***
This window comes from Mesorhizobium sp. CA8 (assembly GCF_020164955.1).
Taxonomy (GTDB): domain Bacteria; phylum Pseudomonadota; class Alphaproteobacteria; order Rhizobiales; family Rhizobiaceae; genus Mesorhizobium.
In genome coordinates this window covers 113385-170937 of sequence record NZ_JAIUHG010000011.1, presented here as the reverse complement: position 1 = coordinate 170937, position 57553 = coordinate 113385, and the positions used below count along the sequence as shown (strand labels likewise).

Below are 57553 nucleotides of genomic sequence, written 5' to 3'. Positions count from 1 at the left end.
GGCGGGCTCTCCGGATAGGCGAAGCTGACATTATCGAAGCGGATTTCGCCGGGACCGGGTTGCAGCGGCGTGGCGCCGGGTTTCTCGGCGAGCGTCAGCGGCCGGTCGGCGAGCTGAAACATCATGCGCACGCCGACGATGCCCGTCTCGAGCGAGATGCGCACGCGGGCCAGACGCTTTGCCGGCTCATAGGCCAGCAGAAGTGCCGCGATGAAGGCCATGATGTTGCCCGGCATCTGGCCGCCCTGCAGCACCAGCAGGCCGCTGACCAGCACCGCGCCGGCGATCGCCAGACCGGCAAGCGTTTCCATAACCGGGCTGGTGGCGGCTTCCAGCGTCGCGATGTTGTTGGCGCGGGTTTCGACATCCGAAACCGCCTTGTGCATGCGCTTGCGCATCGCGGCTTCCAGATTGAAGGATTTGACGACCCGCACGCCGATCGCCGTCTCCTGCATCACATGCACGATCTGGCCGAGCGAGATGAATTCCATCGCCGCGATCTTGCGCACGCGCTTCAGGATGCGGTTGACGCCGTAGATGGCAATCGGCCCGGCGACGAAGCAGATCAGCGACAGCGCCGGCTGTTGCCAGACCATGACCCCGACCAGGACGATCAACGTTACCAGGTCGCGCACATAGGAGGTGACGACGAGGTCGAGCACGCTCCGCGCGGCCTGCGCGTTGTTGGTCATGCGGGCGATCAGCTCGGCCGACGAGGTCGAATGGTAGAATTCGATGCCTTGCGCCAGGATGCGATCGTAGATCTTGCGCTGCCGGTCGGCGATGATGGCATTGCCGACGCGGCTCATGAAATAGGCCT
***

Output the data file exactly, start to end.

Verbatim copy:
This window comes from Mesorhizobium sp. CA8 (assembly GCF_020164955.1).
Taxonomy (GTDB): domain Bacteria; phylum Pseudomonadota; class Alphaproteobacteria; order Rhizobiales; family Rhizobiaceae; genus Mesorhizobium.
In genome coordinates this window covers 113385-170937 of sequence record NZ_JAIUHG010000011.1, presented here as the reverse complement: position 1 = coordinate 170937, position 57553 = coordinate 113385, and the positions used below count along the sequence as shown (strand labels likewise).

Below are 57553 nucleotides of genomic sequence, written 5' to 3'. Positions count from 1 at the left end.
GGCGGGCTCTCCGGATAGGCGAAGCTGACATTATCGAAGCGGATTTCGCCGGGACCGGGTTGCAGCGGCGTGGCGCCGGGTTTCTCGGCGAGCGTCAGCGGCCGGTCGGCGAGCTGAAACATCATGCGCACGCCGACGATGCCCGTCTCGAGCGAGATGCGCACGCGGGCCAGACGCTTTGCCGGCTCATAGGCCAGCAGAAGTGCCGCGATGAAGGCCATGATGTTGCCCGGCATCTGGCCGCCCTGCAGCACCAGCAGGCCGCTGACCAGCACCGCGCCGGCGATCGCCAGACCGGCAAGCGTTTCCATAACCGGGCTGGTGGCGGCTTCCAGCGTCGCGATGTTGTTGGCGCGGGTTTCGACATCCGAAACCGCCTTGTGCATGCGCTTGCGCATCGCGGCTTCCAGATTGAAGGATTTGACGACCCGCACGCCGATCGCCGTCTCCTGCATCACATGCACGATCTGGCCGAGCGAGATGAATTCCATCGCCGCGATCTTGCGCACGCGCTTCAGGATGCGGTTGACGCCGTAGATGGCAATCGGCCCGGCGACGAAGCAGATCAGCGACAGCGCCGGCTGTTGCCAGACCATGACCCCGACCAGGACGATCAACGTTACCAGGTCGCGCACATAGGAGGTGACGACGAGGTCGAGCACGCTCCGCGCGGCCTGCGCGTTGTTGGTCATGCGGGCGATCAGCTCGGCCGACGAGGTCGAATGGTAGAATTCGATGCCTTGCGCCAGGATGCGATCGTAGATCTTGCGCTGCCGGTCGGCGATGATGGCATTGCCGACGCGGCTCATGAAATAGGCCT